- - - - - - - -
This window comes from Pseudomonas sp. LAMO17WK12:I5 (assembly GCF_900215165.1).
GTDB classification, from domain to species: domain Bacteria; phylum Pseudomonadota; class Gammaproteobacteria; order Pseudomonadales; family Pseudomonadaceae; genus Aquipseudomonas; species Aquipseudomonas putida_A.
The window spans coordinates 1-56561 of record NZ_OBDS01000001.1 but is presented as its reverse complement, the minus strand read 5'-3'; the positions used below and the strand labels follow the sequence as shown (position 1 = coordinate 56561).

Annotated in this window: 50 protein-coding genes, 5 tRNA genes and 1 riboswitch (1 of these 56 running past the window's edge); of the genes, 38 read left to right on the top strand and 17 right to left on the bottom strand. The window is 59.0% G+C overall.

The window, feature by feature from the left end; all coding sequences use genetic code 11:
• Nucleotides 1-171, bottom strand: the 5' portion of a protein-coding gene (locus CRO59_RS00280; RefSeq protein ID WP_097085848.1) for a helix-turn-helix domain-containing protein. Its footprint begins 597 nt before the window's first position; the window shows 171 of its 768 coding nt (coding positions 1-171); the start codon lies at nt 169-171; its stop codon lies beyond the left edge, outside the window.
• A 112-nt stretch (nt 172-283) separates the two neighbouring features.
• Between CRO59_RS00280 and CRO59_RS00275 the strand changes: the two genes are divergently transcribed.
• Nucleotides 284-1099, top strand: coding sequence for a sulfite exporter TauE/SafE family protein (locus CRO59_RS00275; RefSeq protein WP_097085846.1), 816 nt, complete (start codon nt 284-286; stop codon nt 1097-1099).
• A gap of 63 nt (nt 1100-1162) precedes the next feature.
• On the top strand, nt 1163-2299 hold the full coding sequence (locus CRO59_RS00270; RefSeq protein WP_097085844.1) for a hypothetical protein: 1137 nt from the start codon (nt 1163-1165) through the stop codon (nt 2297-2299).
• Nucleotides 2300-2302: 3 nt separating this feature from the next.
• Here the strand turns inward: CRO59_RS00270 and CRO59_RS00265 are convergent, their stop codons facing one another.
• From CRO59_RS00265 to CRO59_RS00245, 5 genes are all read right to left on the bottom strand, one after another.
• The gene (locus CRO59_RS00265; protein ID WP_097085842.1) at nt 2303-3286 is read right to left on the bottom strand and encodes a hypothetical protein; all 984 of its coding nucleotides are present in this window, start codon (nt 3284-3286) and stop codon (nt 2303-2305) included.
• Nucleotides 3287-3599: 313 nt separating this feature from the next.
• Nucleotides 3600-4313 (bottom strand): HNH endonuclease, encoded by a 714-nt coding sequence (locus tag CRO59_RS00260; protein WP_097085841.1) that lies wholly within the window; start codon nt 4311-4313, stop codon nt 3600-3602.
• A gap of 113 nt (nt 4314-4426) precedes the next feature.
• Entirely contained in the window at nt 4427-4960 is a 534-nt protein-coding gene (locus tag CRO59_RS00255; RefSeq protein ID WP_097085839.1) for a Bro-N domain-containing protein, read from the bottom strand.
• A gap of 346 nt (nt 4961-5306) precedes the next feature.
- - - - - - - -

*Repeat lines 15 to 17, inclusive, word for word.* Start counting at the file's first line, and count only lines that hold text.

• The gene (locus CRO59_RS00265; protein ID WP_097085842.1) at nt 2303-3286 is read right to left on the bottom strand and encodes a hypothetical protein; all 984 of its coding nucleotides are present in this window, start codon (nt 3284-3286) and stop codon (nt 2303-2305) included.
• Nucleotides 3287-3599: 313 nt separating this feature from the next.
• Nucleotides 3600-4313 (bottom strand): HNH endonuclease, encoded by a 714-nt coding sequence (locus tag CRO59_RS00260; protein WP_097085841.1) that lies wholly within the window; start codon nt 4311-4313, stop codon nt 3600-3602.